Wetherspoon Announces £105 Million Pre-Tax Losses Amid ‘Impossible’ Restrictions

October 16, 2020 Updated: October 16, 2020

The chairman of pub giant Wetherspoon said on Friday that CCP virus restrictions are “in reality, impossible to regulate” as he announced company pre-tax losses of £105 million ($135.6 million).

Revealing in preliminary results (pdf) that revenue was 30.6 percent down on last year, Chairman Tim Martin said that the scientific guidance from Imperial College that the government based its virus-related restrictions on was “deeply flawed.”

Favouring the “comparatively successful” Swedish model for tackling the virus based on “social distancing, hygiene, and trust in the people,” Martin called for more “sensible” policies for the UK.

Epoch Times Photo
A pint of beer sits on the bar of a Liverpool city centre pub ahead of the lockdown closure of bars, gyms, and clubs in Liverpool, England, on Oct. 13, 2020. (Christopher Furlong/Getty Images)

He said the UK government by contrast to Sweden had jumped from “pillar to post” in “tightening and tinkering” with rules that produced “visibly worse” fiscal and health outcomes.

Quoting American business tycoon Warren Buffett, Martin said government actions had been led by something similar to “the institutional imperative” Warren had encountered in business that compelled companies to stay on the same course no matter what the outcome.

“Since 100 governments adopted a lockdown strategy, it was very difficult for any government to adopt a different course,” Martin said.

No ‘Obvious Basis in Science’

He said an initial re-opening of UK pubs on July 4 had been “carefully thought out”, agreed with the sector, and was at that time enabling the industry to “get back on its feet”.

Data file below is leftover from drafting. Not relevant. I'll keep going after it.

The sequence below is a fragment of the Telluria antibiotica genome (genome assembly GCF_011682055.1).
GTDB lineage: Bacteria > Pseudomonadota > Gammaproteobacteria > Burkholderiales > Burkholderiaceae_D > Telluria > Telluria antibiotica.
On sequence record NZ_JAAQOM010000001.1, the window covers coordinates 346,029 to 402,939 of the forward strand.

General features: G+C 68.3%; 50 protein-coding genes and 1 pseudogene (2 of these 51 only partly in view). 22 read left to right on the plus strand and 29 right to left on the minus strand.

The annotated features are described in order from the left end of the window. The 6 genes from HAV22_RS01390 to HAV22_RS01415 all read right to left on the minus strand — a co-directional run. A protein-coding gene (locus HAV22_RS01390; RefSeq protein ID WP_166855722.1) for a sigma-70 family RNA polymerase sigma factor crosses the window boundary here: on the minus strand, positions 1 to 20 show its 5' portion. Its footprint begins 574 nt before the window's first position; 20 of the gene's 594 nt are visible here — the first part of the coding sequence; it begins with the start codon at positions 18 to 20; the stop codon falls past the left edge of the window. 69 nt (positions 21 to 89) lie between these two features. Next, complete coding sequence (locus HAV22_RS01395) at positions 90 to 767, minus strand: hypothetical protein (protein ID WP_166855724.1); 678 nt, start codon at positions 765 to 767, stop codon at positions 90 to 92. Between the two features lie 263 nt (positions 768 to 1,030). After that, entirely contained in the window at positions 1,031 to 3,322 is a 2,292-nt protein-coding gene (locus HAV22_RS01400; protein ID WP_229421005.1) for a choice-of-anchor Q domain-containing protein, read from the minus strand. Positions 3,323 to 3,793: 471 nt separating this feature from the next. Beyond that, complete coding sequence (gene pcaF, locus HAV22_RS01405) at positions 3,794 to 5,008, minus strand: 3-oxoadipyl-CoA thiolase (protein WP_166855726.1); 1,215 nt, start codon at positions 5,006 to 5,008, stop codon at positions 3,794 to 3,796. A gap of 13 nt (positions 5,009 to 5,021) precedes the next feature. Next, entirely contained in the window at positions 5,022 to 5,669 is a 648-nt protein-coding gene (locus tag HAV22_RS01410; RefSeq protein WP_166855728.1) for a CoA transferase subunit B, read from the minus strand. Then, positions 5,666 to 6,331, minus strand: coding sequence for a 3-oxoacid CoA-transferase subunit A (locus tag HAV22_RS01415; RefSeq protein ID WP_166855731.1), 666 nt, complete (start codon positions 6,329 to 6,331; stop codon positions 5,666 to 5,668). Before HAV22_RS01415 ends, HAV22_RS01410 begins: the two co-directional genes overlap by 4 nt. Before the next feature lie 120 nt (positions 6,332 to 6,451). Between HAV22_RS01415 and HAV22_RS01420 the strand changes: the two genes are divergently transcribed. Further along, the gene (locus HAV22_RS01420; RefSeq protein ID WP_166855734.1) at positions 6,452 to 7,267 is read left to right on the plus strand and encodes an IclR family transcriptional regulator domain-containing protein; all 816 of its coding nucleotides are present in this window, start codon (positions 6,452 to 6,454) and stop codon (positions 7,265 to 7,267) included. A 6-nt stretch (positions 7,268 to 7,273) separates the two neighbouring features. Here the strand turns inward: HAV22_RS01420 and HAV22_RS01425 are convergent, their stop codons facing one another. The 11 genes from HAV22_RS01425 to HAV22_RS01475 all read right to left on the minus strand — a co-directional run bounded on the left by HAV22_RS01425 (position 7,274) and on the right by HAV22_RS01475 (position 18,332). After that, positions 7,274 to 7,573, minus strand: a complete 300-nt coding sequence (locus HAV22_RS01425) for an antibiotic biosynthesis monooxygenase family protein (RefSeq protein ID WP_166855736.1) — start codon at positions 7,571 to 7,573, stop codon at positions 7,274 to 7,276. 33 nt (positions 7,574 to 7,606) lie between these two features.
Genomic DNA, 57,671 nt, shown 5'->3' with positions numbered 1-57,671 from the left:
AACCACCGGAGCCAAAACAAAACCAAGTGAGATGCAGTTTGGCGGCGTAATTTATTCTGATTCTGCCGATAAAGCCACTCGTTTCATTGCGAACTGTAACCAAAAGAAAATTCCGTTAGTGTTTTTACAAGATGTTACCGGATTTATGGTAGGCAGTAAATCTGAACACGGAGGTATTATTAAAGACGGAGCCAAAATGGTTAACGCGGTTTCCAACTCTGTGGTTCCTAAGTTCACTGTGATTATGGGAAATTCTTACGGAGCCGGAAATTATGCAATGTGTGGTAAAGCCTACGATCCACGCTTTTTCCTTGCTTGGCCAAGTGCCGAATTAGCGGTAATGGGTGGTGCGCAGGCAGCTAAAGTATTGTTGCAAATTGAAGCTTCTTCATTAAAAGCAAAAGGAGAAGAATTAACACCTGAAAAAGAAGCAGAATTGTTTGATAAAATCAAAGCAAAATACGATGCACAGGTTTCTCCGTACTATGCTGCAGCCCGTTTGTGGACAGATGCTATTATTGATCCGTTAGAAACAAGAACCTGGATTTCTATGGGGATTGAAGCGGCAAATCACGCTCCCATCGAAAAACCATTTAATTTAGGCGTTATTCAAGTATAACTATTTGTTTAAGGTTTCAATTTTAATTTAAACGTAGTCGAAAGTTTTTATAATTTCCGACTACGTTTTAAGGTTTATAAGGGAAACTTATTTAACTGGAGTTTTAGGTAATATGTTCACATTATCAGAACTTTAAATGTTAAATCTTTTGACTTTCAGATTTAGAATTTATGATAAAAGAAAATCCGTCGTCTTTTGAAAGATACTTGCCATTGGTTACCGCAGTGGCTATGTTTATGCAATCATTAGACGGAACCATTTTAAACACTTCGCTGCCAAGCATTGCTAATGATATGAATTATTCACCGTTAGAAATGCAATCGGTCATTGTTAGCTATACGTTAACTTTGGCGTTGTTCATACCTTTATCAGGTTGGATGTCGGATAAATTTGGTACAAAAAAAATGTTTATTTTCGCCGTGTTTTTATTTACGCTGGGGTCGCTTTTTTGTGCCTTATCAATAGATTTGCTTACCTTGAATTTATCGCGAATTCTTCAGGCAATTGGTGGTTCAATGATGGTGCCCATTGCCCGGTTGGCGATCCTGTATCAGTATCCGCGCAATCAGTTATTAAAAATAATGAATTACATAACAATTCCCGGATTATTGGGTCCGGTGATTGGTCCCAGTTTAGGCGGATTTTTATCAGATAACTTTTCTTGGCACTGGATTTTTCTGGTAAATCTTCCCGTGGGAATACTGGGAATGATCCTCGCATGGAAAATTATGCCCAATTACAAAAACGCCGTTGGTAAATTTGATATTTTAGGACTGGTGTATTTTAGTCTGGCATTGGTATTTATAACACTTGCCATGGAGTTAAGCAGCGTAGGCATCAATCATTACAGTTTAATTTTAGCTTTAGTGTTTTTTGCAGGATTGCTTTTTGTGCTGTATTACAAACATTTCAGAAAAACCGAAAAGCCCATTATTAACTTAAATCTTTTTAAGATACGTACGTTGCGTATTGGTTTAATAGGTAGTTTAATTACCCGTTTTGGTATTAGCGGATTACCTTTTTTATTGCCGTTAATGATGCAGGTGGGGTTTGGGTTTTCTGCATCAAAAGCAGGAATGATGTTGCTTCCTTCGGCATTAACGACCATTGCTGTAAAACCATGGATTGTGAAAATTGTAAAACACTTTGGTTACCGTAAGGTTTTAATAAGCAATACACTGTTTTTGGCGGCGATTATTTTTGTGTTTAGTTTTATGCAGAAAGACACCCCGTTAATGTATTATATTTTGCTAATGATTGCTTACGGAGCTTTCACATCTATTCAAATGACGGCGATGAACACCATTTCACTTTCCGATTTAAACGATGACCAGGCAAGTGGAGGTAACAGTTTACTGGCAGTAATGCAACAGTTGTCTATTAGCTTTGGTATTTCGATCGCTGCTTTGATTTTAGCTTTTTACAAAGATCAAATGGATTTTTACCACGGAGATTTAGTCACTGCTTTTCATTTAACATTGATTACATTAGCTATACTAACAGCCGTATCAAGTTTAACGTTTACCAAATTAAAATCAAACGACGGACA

Now, however, the government has “introduced, without consultation, under emergency powers, an ever-changing raft of ill-thought-out regulations,” he said.

He added that regulations have no “obvious basis in science”, and are “extraordinarily difficult for the public and publicans to understand and to implement.”

Among the most damaging restrictions for trade, Martin cited the 10 p.m. curfew, which has “few supporters outside of the narrow cloisters of Downing Street and SAGE meetings.”

The curfew meant that customers leaving environments at 10 p.m. where hygiene and social distancing were promoted went on to private gatherings making precautions “in reality, impossible to regulate,” Martin said.

He said the introduction of table service was too much of a “faff” for customers and crushed sales.

‘Another Capricious Regulation’

He also said that the need to wear face coverings, which offered “debatable” health benefits, when going to the bathroom but not while seated was “another capricious regulation”.

The measures drove up costs considerably making fiscal prospects for the coming year even more uncertain for pubs, he added.

Wetherspoon’s announcement comes just a day after British brewery and pub operator Marston’s said it will axe one in seven jobs, with recent restrictions—including the latest three-tier system—smothering the industry’s already struggling bounce-back.

Marston’s on Oct. 15 announced (pdf) it will lose around 2,150 pub-based workers, who are currently furloughed under the government’s Job Retention Scheme, which is set to close at the end of the month.

Martin said the economic damage caused by current restrictions reached far beyond the pub sector.

“The current environment of lockdowns, curfews and constantly changing regulations and announcements threatens not only pub companies, but the entire economy,” he said.

Martin concluded his announcement of Wetherspoon’s preliminary figures by quoting professor Mark Woolhouse of Edinburgh University, who said, “Lockdown just defers the problem; it doesn’t solve it.”

Simon Veazey contributed to this report.